There’s a ‘hidden epidemic’ of diseases like chlamydia and syphilis, and dating apps may only be part of the problem
A June 6 report from the World Health Organisation (WHO) found that sexually transmitted infections (STIs) are spreading at an alarming rate worldwide, with 1 million new STIs occurring in people between the ages of 15 and 49 every day.
WHO identified gonorrhea, chlamydia, syphilis, and trichomoniasis(a parasitic STI that can lead to genital inflammation) as the STIs with the most new cases. In 2016, the year the data was collected, there were 127 million new cases of chlamydia, 87 million of gonorrhea, 6.3 million of syphilis, and 156 million of trichomoniasis.
“These STIs have a profound impact on the health of adults and children worldwide,” according to a WHO press release. “If untreated, they can lead to serious and chronic health effects that include neurological and cardiovascular disease, infertility, ectopic pregnancy, stillbirths, and increased risk of HIV. They are also associated with significant levels of stigma and domestic violence.”
Dating apps could be partially to blame for such a large increase in STI cases
As STI cases continue to rise, some experts believe dating apps are related to the uptick.
“The internet and mobile phones have changed a lot about lives, including our sex lives, and dating apps make it easier to meet sex partners,” Nicholas Moss, HIV/STD section director at Alameda County Health Department, told Fox 46 Charlotte in October 2018.
If ease of meeting sex partners translates to more unprotected sex, it makes sense that a spike in STI cases would occur. (Condom use drastically lowers the risk of spreading STIs; abstaining from sex is the only way to entirely prevent them.) Still, the dating app theory is only that, and it doesn’t mean dating apps are the only factor.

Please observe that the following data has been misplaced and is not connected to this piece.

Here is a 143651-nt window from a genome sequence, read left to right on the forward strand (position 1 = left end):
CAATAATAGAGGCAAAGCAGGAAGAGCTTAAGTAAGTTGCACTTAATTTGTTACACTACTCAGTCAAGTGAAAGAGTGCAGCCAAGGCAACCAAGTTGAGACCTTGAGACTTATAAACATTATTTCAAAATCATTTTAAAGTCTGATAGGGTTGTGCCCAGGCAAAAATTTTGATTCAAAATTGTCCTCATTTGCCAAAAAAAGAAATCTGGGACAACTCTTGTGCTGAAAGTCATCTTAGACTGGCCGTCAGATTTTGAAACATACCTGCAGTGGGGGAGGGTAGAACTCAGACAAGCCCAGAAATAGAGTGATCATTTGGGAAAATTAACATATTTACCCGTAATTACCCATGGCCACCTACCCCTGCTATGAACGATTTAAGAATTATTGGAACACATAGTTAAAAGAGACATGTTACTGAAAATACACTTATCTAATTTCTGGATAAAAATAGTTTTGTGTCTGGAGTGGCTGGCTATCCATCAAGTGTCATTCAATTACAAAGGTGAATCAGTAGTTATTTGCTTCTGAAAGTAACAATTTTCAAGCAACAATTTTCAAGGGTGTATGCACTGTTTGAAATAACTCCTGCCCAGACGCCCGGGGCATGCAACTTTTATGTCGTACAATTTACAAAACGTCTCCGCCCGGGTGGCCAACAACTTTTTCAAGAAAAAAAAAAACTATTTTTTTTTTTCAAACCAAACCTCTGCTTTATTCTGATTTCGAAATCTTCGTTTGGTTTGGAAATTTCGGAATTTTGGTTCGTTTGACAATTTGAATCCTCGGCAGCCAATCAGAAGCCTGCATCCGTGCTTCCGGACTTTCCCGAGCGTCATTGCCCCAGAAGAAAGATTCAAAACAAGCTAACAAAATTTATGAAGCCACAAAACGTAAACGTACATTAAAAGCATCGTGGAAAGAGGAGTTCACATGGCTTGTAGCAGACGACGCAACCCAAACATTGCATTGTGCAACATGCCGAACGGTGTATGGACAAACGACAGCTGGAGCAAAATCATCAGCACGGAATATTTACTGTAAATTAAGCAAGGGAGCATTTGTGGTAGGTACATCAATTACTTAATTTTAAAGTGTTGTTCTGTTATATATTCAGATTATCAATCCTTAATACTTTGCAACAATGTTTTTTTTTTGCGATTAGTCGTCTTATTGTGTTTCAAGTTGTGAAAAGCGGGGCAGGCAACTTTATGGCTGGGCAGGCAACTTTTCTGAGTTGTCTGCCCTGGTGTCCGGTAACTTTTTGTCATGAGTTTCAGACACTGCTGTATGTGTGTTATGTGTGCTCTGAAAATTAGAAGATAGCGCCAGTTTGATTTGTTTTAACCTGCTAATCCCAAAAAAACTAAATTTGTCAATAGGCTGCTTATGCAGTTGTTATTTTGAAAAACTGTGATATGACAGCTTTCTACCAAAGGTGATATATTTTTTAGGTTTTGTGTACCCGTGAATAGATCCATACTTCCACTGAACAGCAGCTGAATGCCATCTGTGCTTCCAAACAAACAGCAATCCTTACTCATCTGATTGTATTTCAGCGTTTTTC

New STI treatments could actually be increasing STI cases
In addition to dating apps, gynecologist Dr. Donnica Moore said it’s possible new STI treatments could have played a role in the increase in global STI cases.
“Ironically, now that better treatments exist for STIs like herpes and gonorrhea, people may be becoming more complacent. Before they were more scared that an STI was a death sentence,” Dr. Moore told INSIDER.
Today, antibiotics are able to treat people with chlamydia, syphilis, gonorrhea, or trichomoniasis.
For people with incurable STIs like HIV and herpes, antiviral drugs exist to prevent or clear up outbreak symptoms and stop the virus from spreading.
Still, the spread of these infections raises concern as antiviral treatments have the potential to become ineffective and cause STIs to become rampant and incurable. Experts fear that gonorrhea, for example, could become a drug-resistant superbug that eventually cannot be cured through medication.
Currently, gonorrhea can be treated with antibiotics.
Implantable birth control methods could also play a role
Dr. Moore also said the rising popularity of intrauterine devices (IUDs) and other implantable birth controls like the arm implant could have contributed to the spread of STIs.
“[There’s a] greater interest in IUDs because of Affordable Care Act, but IUDs don’t offer protection against STIs,” Dr. Moore said.
Rather, implantable birth control methods only reduce a person’s risk of becoming pregnant, and the only birth control methods that also double as STI protection are male and female condoms.
But people may not realise that birth control doesn’t always protect against disease or assume that having one partner protects them from infections, Dr. Moore said.
In reality, a person could have an STI without even knowing it or not disclose that they have one and spread it to a new person during condom-free sex.
Dr. Moore thinks this is also the case for older folks who are having an increasing amount of sex with new partners after divorce. “[People over 50] may not be as careful using condoms because they didn’t get that talk in school and they aren’t as worried about getting pregnant either,” she said.